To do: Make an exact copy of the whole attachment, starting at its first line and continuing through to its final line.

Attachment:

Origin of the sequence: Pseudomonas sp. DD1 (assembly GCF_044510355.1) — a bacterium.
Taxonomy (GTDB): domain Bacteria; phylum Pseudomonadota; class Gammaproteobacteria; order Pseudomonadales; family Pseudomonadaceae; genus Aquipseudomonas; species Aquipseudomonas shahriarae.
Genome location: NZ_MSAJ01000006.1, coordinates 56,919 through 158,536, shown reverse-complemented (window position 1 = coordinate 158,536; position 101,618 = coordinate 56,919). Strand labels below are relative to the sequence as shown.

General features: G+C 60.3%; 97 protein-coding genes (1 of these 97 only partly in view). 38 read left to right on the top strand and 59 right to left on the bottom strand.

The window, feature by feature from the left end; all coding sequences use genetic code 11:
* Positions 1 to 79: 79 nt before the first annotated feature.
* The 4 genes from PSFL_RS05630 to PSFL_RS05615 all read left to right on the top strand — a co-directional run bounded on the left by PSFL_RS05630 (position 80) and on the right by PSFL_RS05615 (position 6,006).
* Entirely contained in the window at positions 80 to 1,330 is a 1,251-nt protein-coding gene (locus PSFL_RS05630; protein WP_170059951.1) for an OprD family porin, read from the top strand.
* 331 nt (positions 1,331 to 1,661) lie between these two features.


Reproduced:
Origin of the sequence: Pseudomonas sp. DD1 (assembly GCF_044510355.1) — a bacterium.
Taxonomy (GTDB): domain Bacteria; phylum Pseudomonadota; class Gammaproteobacteria; order Pseudomonadales; family Pseudomonadaceae; genus Aquipseudomonas; species Aquipseudomonas shahriarae.
Genome location: NZ_MSAJ01000006.1, coordinates 56,919 through 158,536, shown reverse-complemented (window position 1 = coordinate 158,536; position 101,618 = coordinate 56,919). Strand labels below are relative to the sequence as shown.

General features: G+C 60.3%; 97 protein-coding genes (1 of these 97 only partly in view). 38 read left to right on the top strand and 59 right to left on the bottom strand.

The window, feature by feature from the left end; all coding sequences use genetic code 11:
* Positions 1 to 79: 79 nt before the first annotated feature.
* The 4 genes from PSFL_RS05630 to PSFL_RS05615 all read left to right on the top strand — a co-directional run bounded on the left by PSFL_RS05630 (position 80) and on the right by PSFL_RS05615 (position 6,006).
* Entirely contained in the window at positions 80 to 1,330 is a 1,251-nt protein-coding gene (locus PSFL_RS05630; protein WP_170059951.1) for an OprD family porin, read from the top strand.
* 331 nt (positions 1,331 to 1,661) lie between these two features.